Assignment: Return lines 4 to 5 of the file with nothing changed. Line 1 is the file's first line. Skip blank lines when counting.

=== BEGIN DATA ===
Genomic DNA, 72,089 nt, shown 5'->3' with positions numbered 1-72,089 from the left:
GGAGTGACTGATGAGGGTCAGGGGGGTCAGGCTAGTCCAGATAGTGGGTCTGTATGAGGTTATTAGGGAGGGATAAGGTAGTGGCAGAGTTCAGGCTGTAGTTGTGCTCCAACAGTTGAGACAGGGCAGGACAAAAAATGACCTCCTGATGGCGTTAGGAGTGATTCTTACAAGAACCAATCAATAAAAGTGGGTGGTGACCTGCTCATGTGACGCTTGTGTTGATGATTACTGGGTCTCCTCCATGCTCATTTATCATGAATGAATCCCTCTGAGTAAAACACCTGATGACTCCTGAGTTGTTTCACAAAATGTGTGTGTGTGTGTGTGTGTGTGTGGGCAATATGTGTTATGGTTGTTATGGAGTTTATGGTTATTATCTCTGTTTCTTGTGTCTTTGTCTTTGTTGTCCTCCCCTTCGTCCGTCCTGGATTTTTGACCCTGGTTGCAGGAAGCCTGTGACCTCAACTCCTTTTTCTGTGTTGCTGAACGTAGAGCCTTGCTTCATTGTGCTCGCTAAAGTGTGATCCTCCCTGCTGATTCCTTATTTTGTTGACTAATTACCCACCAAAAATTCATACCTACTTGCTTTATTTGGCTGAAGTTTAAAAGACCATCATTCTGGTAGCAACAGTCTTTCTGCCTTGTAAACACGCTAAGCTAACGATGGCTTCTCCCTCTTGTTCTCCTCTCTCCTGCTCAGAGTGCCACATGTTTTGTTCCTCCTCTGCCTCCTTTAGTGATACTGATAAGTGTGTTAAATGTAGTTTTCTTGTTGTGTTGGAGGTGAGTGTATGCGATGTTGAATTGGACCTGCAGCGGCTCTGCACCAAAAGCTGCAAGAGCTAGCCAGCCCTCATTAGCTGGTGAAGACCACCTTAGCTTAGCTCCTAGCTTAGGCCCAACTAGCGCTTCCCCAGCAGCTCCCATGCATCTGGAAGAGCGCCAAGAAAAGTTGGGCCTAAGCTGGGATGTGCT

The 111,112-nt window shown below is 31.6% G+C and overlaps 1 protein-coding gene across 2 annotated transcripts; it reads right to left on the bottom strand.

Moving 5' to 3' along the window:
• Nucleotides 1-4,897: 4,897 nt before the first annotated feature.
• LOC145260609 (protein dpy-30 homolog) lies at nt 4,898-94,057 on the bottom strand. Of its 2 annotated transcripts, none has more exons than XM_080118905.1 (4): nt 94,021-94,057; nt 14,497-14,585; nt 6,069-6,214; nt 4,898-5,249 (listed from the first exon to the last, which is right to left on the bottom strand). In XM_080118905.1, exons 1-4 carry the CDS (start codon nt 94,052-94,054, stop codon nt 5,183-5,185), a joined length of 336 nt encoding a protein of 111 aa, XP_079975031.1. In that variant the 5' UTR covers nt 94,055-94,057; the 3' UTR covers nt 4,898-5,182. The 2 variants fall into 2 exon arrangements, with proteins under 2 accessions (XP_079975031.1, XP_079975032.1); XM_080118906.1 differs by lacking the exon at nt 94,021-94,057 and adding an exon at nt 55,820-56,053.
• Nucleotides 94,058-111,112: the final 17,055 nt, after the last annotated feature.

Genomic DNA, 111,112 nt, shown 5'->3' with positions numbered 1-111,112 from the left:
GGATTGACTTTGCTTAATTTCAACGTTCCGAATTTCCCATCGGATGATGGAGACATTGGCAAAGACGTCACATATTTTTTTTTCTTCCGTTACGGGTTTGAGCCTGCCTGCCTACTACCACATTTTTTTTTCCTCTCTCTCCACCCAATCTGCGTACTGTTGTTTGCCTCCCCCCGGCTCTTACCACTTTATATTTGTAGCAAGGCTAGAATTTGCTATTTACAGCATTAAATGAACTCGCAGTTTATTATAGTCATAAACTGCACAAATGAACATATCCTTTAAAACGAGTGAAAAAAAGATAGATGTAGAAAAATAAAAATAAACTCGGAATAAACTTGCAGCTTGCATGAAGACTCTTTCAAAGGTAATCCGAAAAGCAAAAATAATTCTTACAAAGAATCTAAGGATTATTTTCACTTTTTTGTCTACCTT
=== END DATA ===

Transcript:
Moving 5' to 3' along the window:
• Nucleotides 1-4,897: 4,897 nt before the first annotated feature.